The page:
Dub Thompson’s sound is hard to pin down — you could call it clash-rock, noise metal against noise metal, noise rock, 60s flower-power on 21st-century acid– an experimental noise-rock tangle of everything but the kitchen sink. Either way, the duo of Matt Pulos and Evan Laffer have put their own tight spin on psychedelic rock and given “9 Songs” its own “wall of sound,” which proudly drives the album.
The album plows ahead from the start, with an onslaught of sound and punk and acoustic. On “Ash Wednesday,” and throughout the album, guitars are distorted and muffled and vocals are scratched up and bruised, while an overpowering beat keeps it all steady. The sometimes playful “Mono” tries to be suitable for the radio, but thankfully doesn’t go too far in that direction, instead milking a dark guitar melody until a chorus sends you down another wormhole.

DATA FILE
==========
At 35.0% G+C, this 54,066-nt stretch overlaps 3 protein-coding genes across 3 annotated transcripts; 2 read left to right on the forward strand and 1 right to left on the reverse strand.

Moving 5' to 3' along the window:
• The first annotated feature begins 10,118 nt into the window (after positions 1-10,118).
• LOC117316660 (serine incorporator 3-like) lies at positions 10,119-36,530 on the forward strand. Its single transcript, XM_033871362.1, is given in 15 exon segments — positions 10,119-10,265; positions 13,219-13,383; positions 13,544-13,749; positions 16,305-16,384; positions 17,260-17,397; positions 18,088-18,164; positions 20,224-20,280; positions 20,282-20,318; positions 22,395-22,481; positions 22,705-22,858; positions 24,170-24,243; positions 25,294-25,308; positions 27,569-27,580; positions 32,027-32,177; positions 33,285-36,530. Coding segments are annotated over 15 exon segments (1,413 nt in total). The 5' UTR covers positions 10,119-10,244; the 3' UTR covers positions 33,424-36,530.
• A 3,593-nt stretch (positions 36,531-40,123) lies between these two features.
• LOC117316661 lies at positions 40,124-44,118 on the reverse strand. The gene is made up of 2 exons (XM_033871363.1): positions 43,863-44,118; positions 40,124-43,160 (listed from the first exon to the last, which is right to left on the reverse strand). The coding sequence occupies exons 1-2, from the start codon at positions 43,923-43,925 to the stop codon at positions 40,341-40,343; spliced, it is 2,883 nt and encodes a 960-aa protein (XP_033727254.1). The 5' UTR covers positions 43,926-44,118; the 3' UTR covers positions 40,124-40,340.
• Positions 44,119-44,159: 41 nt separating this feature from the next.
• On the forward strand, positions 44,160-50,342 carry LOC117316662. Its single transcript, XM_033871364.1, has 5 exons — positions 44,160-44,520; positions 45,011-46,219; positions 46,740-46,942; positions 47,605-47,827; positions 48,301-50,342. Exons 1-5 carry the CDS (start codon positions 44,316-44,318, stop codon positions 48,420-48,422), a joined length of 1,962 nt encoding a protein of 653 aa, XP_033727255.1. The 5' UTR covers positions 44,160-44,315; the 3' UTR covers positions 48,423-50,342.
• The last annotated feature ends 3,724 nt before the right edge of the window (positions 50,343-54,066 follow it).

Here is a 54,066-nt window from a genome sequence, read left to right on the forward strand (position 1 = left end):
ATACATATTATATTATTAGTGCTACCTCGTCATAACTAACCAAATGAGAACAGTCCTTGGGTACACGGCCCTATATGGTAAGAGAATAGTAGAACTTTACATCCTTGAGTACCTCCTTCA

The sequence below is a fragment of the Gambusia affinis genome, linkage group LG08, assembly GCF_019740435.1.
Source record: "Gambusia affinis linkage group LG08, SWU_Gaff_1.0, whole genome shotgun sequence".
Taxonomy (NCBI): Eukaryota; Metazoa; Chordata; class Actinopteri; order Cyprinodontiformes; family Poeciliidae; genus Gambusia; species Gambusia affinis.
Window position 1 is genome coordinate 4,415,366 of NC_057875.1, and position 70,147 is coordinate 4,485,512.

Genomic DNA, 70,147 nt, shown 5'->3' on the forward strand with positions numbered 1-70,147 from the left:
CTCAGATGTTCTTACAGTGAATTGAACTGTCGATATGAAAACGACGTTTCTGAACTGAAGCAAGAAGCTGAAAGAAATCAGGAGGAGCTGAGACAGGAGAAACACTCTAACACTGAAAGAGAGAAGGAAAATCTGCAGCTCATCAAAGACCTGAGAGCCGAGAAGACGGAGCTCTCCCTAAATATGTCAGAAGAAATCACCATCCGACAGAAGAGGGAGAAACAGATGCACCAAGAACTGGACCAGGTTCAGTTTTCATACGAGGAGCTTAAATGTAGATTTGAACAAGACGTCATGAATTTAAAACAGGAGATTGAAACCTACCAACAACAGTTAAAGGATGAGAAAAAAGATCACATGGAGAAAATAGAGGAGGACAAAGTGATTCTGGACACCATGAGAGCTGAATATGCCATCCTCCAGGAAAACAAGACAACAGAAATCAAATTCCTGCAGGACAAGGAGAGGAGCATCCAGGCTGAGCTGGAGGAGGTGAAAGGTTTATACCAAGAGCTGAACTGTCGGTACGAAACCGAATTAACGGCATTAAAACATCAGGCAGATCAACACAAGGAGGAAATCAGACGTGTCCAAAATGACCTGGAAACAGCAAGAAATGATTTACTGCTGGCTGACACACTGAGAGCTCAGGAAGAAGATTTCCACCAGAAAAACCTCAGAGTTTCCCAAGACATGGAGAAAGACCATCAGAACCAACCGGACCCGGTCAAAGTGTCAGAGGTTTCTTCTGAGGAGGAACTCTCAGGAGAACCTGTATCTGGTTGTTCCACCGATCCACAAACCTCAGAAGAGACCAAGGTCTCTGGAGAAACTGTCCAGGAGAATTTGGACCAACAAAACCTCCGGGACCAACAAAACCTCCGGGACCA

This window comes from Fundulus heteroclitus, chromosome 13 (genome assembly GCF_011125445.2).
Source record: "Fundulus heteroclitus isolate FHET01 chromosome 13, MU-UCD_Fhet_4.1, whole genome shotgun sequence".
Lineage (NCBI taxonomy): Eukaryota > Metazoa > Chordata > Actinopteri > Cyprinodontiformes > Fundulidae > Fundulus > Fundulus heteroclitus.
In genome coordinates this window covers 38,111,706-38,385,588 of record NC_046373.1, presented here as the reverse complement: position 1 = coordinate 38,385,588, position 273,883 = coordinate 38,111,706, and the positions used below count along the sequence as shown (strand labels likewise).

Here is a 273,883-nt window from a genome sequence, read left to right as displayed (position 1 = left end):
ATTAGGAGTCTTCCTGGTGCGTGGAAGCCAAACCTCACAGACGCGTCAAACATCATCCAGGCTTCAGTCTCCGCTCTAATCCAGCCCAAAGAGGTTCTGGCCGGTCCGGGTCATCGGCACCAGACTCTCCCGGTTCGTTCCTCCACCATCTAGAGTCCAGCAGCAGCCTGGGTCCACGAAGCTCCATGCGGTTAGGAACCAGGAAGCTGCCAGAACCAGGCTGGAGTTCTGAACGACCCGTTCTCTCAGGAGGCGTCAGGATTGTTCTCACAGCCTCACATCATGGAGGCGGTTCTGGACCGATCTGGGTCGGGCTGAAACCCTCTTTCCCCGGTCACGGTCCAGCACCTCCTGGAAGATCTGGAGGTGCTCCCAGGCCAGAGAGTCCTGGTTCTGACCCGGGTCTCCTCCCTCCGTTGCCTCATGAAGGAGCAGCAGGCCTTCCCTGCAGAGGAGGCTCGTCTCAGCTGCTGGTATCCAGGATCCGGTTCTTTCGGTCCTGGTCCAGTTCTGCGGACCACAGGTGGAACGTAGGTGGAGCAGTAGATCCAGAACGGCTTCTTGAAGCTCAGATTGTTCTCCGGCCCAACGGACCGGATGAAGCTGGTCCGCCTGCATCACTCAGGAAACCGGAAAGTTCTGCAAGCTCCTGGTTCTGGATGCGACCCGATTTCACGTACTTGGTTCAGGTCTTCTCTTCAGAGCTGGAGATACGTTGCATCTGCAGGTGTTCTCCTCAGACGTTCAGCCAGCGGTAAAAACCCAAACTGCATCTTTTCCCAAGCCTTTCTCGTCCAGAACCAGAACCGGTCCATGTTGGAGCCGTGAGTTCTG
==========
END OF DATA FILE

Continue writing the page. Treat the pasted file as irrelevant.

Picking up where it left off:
Different percussion forms the groundwork with which “Dograces” grows and ends with a march, then a vintage shopping-mall/playground melody that’s mashed up and deconstructed. It’s like some kind of strange, Clockwork-Orange circus where you don’t know what’s going to pop out next. Unexpected sounds creep out of the woodwork, settle in, then fade as a new sound takes over.
Melodic and strange, “9 Songs” spins you around and leaves you unsettled; it plays with reverb and oddball lyrics (The line “It’s only breakfast” comes to mind), organ and drums, styles and weird sound bites. It’s a whirlwind of sound and we’re just happy to be along for the ride.
“9 Songs” was released June 10 through Dead Oceans.